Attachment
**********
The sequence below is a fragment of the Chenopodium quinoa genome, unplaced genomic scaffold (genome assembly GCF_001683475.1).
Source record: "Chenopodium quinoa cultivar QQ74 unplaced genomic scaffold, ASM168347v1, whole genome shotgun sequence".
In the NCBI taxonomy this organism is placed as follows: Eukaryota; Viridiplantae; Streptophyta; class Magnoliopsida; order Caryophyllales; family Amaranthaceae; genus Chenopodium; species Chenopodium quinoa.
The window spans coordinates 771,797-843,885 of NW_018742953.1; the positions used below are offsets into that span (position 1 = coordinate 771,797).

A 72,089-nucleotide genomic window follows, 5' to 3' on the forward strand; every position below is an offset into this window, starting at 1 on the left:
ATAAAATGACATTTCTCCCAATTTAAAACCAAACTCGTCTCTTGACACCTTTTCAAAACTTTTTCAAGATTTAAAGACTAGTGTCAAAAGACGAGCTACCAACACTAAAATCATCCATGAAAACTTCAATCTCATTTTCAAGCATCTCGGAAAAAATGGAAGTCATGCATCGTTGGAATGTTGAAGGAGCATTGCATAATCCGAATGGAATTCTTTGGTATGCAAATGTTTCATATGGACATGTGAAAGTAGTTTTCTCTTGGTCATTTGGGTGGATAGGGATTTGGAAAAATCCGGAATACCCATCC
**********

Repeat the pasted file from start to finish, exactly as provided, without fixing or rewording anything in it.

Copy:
The sequence below is a fragment of the Chenopodium quinoa genome, unplaced genomic scaffold (genome assembly GCF_001683475.1).
Source record: "Chenopodium quinoa cultivar QQ74 unplaced genomic scaffold, ASM168347v1, whole genome shotgun sequence".
In the NCBI taxonomy this organism is placed as follows: Eukaryota; Viridiplantae; Streptophyta; class Magnoliopsida; order Caryophyllales; family Amaranthaceae; genus Chenopodium; species Chenopodium quinoa.
The window spans coordinates 771,797-843,885 of NW_018742953.1; the positions used below are offsets into that span (position 1 = coordinate 771,797).

A 72,089-nucleotide genomic window follows, 5' to 3' on the forward strand; every position below is an offset into this window, starting at 1 on the left:
ATAAAATGACATTTCTCCCAATTTAAAACCAAACTCGTCTCTTGACACCTTTTCAAAACTTTTTCAAGATTTAAAGACTAGTGTCAAAAGACGAGCTACCAACACTAAAATCATCCATGAAAACTTCAATCTCATTTTCAAGCATCTCGGAAAAAATGGAAGTCATGCATCGTTGGAATGTTGAAGGAGCATTGCATAATCCGAATGGAATTCTTTGGTATGCAAATGTTTCATATGGACATGTGAAAGTAGTTTTCTCTTGGTCATTTGGGTGGATAGGGATTTGGAAAAATCCGGAATACCCATCC